Community struggles against militarism do not end once they succeed in ending military occupation and closing down bases. In fact, such victories often signal the beginning of a potentially much more difficult struggle—that is, to ensure that the formerly militarized lands and resources will benefit the communities that were most impacted by the bases. Since military bases are usually built in highly desirable locations in terms of accessible coastlines, fertile lands, and abundant water resources, once closed, they often become targets for corporate and elite control.
Nowhere is this more apparent than in Puerto Rico, a United States colony since 1898 with a continuing history of U.S. military occupation and corporate economic exploitation, as well as political domination by an entrenched local elite. The story of the sixty-year struggle of the people on the Puerto Rican island of Vieques against U.S. Navy occupation and bombing received international attention, while continuing efforts of that community to hold the Navy accountable for its toxic legacy have recently begun to receive more coverage. Yet the equally important struggle of the communities impacted by the Roosevelt Roads Naval Station—the huge naval complex to which Vieques belonged—is virtually unknown outside of Puerto Rico. This essay examines the important community struggle, based both on class and colonial resistance, to regain the lands that comprised the military base known as Roosevelt Roads for sixty years.
The difficulty of the clean up process is well known in Hawai’i at sites like Kaho’olawe, Waikane, and Waikoloa. However, in Hawai’i we need to address whose vision dictates the reuse of the former military lands.
The Navy has begun to sell and lease excess lands in Hawai’i to generate revenue for Ford Island redevelopment. It was a special loophole created by Senator Inouye to facilitate the privatization of former military lands, to the exclusion of the conversion of these excess lands to other conservation, sustainable development or culture oriented reuses. This issue may arise in Lualualei, where the land has been relatively underutilized by the military and may be a candidate for some sort of transfer in the future. The community in Wai’anae wants to see the lands return to agriculture, especially since the Lualualei vertisols are some of the richest agricultural soils in Hawai’i. But developers want to exploit this “frontier” of closing military lands.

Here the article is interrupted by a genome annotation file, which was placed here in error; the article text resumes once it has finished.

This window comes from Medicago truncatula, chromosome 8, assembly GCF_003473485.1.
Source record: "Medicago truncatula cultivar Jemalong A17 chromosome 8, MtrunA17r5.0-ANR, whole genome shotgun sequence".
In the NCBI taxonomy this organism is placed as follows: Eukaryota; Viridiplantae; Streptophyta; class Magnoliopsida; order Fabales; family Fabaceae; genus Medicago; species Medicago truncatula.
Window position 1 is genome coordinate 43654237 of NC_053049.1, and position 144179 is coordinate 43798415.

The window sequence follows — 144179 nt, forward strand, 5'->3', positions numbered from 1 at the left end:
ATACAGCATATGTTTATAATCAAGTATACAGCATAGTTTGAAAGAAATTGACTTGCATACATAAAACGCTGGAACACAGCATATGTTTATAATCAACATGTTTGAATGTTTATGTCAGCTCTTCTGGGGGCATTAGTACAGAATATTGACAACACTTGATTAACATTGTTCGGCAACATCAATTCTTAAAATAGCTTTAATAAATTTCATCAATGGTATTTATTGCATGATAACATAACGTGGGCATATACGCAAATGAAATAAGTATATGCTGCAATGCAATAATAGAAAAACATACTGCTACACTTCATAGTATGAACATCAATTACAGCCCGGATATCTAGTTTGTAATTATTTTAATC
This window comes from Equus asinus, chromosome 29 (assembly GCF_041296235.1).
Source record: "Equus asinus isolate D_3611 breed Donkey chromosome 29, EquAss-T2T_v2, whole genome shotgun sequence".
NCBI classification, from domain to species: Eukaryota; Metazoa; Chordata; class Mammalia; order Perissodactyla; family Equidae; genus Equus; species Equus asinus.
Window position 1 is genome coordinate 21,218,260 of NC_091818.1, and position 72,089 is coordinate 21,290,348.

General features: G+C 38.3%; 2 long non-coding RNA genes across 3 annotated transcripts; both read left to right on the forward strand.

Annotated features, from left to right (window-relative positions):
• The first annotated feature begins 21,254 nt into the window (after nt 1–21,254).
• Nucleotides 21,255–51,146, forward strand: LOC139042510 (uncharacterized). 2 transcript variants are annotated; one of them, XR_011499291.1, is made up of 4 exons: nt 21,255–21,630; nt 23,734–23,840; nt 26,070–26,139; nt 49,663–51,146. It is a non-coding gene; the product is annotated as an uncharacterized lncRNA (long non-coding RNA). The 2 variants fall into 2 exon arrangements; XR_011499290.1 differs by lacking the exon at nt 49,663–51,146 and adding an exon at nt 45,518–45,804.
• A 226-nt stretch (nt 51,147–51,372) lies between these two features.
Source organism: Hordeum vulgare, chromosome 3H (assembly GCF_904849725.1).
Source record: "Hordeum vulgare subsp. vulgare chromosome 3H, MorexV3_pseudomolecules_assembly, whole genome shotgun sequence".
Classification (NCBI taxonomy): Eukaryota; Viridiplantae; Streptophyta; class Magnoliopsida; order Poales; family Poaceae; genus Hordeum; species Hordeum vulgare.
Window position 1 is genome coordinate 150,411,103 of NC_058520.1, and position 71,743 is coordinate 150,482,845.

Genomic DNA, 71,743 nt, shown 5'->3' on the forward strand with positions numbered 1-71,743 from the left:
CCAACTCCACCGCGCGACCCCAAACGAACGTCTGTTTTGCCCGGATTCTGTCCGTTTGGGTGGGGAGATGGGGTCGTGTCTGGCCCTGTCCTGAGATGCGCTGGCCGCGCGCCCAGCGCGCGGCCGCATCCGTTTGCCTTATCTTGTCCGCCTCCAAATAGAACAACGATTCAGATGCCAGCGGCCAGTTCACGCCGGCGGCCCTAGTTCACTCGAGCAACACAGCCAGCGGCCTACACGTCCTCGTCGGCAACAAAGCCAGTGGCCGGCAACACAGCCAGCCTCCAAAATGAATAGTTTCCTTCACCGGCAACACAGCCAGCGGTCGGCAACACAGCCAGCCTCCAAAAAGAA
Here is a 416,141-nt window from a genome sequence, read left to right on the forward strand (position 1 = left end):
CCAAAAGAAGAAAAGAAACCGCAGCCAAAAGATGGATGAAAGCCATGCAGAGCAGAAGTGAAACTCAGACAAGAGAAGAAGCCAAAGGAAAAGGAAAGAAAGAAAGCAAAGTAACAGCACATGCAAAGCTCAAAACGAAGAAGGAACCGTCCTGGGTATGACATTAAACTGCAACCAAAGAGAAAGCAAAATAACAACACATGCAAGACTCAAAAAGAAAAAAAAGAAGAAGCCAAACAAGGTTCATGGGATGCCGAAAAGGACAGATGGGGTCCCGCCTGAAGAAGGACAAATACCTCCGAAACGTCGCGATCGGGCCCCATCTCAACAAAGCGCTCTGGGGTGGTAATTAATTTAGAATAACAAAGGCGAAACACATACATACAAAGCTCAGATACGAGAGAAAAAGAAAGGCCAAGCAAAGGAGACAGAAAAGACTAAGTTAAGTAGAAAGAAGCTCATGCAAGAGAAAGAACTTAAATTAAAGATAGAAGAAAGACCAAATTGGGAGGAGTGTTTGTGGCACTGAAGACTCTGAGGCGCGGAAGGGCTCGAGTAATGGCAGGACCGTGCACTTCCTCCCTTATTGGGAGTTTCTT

The Wai’anae community is resisting the encroachment of industrialization in Lualualei. But these profit driven elites are pushing for changes to the Wai’anae Sustainable Communities Plan, including an industrial spot zone in Lualualei and a Pohakea bypass road that would penetrate the Wai’anae mountains and destroy agricultural lands, native forest and sacred sites. The Pohakea road was inserted into the draft plan without the knowledge or consent of the community. It has been compared to another H-3 Freeway.
On Sunday, Na Wahine O Kunia sponsored a cultural access to Pohakea in the Wai’anae mountains. It is one of the traditional passes through the Wai’anae range (the other being Kolekole that is also controlled by the military) where Hi’iaka traveled from Wai’anae to ‘Ewa in her epic journey. They plan another hike on July 16 to raise awareness about the riches of the area and the sacred landscape that would be affected by over development.